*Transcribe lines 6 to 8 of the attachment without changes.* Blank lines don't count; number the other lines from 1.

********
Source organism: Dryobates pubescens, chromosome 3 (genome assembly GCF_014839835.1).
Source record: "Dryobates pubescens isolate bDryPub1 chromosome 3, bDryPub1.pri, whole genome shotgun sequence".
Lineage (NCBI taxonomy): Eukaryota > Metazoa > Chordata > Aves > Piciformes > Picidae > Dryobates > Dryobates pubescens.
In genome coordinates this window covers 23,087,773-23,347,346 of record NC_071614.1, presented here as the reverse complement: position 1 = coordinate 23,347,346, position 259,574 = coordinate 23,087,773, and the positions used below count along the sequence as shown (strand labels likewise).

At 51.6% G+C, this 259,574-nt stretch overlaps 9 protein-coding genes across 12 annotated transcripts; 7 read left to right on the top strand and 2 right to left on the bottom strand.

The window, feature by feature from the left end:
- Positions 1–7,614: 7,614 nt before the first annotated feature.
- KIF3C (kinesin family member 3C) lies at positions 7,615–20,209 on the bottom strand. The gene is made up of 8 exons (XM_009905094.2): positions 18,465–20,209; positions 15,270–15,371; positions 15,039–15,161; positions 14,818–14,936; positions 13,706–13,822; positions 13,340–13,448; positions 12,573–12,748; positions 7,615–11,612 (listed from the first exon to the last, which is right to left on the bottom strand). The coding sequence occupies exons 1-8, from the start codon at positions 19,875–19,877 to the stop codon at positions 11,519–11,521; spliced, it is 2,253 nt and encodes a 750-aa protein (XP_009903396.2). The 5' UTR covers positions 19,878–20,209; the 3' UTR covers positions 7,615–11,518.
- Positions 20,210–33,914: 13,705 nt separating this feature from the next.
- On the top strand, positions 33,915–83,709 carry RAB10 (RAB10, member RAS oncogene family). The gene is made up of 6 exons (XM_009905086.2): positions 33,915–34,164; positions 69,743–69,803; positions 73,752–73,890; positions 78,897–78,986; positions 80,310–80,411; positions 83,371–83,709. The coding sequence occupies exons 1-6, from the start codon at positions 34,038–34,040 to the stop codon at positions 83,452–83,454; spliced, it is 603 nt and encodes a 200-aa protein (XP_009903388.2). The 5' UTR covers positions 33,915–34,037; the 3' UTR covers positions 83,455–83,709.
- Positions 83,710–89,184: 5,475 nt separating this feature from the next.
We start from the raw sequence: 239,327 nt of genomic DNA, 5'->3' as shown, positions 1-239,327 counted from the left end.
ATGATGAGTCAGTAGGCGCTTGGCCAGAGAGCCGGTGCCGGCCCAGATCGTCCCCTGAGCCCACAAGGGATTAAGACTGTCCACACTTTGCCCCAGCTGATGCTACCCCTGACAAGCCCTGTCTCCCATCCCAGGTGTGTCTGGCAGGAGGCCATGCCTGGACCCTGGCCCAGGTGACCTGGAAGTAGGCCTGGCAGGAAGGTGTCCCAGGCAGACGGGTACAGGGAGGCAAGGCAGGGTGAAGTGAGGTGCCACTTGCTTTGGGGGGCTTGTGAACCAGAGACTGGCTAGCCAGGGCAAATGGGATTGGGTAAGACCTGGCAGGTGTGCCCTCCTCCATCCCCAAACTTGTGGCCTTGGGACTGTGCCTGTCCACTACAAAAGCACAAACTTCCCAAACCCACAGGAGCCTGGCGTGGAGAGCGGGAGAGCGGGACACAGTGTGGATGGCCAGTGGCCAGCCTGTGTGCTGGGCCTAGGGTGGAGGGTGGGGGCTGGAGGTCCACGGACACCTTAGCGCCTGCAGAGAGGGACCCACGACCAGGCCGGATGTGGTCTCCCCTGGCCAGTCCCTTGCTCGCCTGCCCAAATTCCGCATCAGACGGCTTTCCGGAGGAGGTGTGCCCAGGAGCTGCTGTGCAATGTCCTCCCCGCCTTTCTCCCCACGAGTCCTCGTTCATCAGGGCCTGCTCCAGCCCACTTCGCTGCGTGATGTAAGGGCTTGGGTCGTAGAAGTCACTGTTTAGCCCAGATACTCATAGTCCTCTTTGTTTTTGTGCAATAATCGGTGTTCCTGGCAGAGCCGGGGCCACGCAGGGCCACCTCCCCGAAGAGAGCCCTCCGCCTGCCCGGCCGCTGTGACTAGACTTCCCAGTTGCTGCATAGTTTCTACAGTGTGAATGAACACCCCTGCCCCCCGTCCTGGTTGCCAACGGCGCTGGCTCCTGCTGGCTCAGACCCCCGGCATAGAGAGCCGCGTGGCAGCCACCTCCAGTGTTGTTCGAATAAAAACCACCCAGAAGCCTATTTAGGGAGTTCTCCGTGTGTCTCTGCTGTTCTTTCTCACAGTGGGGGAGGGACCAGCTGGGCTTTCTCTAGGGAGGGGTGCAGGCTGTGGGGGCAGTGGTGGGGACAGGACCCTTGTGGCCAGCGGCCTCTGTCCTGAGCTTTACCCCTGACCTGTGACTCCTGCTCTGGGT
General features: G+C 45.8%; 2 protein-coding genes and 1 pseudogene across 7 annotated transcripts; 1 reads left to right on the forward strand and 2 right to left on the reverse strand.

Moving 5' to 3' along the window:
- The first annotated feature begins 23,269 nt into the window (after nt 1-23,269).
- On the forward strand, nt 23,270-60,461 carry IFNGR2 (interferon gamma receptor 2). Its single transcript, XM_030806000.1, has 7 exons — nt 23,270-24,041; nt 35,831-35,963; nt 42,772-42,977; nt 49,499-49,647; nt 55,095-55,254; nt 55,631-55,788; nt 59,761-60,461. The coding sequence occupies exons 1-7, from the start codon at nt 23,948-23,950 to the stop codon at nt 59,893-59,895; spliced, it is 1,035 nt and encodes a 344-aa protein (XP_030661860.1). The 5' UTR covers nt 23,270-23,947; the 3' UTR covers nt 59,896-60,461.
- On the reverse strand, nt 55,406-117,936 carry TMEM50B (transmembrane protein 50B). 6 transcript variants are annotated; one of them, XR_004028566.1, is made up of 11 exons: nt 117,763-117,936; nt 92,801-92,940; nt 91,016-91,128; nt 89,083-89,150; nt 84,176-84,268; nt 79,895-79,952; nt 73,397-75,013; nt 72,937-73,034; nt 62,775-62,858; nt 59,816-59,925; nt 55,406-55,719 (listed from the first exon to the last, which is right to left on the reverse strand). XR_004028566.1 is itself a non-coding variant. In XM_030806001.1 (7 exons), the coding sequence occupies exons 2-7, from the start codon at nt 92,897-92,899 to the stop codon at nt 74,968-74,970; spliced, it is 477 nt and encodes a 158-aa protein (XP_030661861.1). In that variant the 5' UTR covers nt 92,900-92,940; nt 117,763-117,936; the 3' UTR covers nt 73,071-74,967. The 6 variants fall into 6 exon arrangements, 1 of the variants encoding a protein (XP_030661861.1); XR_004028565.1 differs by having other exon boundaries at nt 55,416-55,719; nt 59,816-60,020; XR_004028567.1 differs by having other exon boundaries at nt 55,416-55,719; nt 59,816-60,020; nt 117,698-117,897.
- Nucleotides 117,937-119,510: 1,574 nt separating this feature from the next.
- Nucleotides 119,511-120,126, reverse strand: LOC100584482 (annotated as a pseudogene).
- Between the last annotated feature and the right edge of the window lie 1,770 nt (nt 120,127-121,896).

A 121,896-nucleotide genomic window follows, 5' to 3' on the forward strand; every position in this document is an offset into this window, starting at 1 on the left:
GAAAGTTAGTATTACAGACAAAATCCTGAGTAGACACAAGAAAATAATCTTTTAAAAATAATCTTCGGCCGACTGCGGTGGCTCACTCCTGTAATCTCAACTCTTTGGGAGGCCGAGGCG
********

The window, feature by feature from the left end:
- Positions 1–7,614: 7,614 nt before the first annotated feature.
- KIF3C (kinesin family member 3C) lies at positions 7,615–20,209 on the bottom strand. The gene is made up of 8 exons (XM_009905094.2): positions 18,465–20,209; positions 15,270–15,371; positions 15,039–15,161; positions 14,818–14,936; positions 13,706–13,822; positions 13,340–13,448; positions 12,573–12,748; positions 7,615–11,612 (listed from the first exon to the last, which is right to left on the bottom strand). The coding sequence occupies exons 1-8, from the start codon at positions 19,875–19,877 to the stop codon at positions 11,519–11,521; spliced, it is 2,253 nt and encodes a 750-aa protein (XP_009903396.2). The 5' UTR covers positions 19,878–20,209; the 3' UTR covers positions 7,615–11,518.